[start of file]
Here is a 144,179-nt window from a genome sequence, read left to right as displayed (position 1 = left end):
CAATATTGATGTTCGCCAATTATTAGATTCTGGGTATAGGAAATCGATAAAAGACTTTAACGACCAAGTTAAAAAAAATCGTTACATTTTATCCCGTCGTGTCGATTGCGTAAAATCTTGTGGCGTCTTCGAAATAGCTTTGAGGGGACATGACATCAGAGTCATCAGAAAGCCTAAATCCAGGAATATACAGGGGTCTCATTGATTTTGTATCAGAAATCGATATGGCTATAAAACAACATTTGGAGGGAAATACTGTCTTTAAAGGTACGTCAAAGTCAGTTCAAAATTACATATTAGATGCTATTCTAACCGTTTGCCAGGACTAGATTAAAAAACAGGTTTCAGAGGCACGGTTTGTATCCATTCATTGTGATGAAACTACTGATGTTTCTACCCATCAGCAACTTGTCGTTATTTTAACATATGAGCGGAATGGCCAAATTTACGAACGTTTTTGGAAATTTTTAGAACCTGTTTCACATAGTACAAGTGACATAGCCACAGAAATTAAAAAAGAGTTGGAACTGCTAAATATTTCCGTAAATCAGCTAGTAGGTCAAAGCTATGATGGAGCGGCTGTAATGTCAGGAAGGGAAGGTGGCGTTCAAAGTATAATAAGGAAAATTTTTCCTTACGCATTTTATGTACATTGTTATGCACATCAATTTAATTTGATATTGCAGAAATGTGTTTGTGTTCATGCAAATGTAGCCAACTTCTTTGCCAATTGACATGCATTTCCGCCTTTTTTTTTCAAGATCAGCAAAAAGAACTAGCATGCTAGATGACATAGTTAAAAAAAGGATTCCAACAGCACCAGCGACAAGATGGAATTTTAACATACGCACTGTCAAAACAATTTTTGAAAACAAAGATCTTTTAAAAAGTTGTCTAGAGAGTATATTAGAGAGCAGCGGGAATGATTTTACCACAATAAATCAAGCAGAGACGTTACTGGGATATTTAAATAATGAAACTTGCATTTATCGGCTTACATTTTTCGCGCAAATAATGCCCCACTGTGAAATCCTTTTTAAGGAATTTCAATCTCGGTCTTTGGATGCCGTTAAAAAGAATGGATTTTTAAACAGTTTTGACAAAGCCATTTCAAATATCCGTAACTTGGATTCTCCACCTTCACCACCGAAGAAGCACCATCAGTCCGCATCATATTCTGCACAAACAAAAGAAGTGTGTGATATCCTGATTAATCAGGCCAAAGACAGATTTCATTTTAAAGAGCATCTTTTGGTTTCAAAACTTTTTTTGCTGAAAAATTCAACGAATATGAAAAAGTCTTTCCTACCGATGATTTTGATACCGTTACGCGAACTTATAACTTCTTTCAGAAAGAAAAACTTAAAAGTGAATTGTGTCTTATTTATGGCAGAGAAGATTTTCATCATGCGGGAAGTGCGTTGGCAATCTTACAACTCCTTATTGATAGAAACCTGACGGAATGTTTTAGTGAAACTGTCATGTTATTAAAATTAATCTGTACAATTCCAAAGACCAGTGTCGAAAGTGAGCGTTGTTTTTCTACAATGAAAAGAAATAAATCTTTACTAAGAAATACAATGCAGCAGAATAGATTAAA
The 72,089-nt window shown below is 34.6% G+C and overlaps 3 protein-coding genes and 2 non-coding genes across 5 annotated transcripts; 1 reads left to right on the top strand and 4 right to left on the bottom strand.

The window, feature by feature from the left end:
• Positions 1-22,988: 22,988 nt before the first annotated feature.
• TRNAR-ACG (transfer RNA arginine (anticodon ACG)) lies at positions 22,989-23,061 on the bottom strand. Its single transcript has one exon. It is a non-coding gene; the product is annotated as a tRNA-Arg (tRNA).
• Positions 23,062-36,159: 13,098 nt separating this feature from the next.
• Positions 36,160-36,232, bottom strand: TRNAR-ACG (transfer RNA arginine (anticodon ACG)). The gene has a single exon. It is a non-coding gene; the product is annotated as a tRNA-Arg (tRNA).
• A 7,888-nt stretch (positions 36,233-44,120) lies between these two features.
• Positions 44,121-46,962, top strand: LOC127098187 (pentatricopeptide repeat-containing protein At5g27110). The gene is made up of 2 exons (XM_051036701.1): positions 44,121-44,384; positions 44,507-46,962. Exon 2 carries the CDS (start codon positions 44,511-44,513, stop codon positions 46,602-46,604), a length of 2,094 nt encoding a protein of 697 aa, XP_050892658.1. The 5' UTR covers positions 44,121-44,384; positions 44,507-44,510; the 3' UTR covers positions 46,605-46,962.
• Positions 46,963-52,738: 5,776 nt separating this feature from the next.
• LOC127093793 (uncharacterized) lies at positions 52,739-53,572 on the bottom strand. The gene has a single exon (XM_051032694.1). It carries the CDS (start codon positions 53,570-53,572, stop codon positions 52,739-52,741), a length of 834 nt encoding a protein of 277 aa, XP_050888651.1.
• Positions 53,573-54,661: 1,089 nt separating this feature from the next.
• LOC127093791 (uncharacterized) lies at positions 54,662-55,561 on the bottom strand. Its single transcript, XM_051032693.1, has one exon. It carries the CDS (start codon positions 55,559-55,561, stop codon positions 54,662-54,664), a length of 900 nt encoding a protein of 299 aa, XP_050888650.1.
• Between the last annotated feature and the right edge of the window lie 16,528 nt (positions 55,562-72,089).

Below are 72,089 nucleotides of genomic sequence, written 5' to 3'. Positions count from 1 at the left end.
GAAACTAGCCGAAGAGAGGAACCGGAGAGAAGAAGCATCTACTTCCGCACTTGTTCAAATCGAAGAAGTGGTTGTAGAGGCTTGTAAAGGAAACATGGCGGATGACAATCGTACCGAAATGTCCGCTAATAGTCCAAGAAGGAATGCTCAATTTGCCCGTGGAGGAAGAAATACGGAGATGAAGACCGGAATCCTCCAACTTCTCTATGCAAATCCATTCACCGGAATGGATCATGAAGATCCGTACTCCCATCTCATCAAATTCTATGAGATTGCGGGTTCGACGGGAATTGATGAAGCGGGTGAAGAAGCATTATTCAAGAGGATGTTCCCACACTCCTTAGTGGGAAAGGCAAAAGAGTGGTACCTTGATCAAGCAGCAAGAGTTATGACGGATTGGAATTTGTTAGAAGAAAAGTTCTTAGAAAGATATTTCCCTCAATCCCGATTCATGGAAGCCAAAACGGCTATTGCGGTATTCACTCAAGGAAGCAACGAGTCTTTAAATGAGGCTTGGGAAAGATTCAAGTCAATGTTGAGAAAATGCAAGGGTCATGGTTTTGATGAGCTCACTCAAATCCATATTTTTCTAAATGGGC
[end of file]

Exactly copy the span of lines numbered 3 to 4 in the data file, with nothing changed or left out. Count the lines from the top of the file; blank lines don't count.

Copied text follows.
The 72,089-nt window shown below is 34.6% G+C and overlaps 3 protein-coding genes and 2 non-coding genes across 5 annotated transcripts; 1 reads left to right on the top strand and 4 right to left on the bottom strand.

The window, feature by feature from the left end: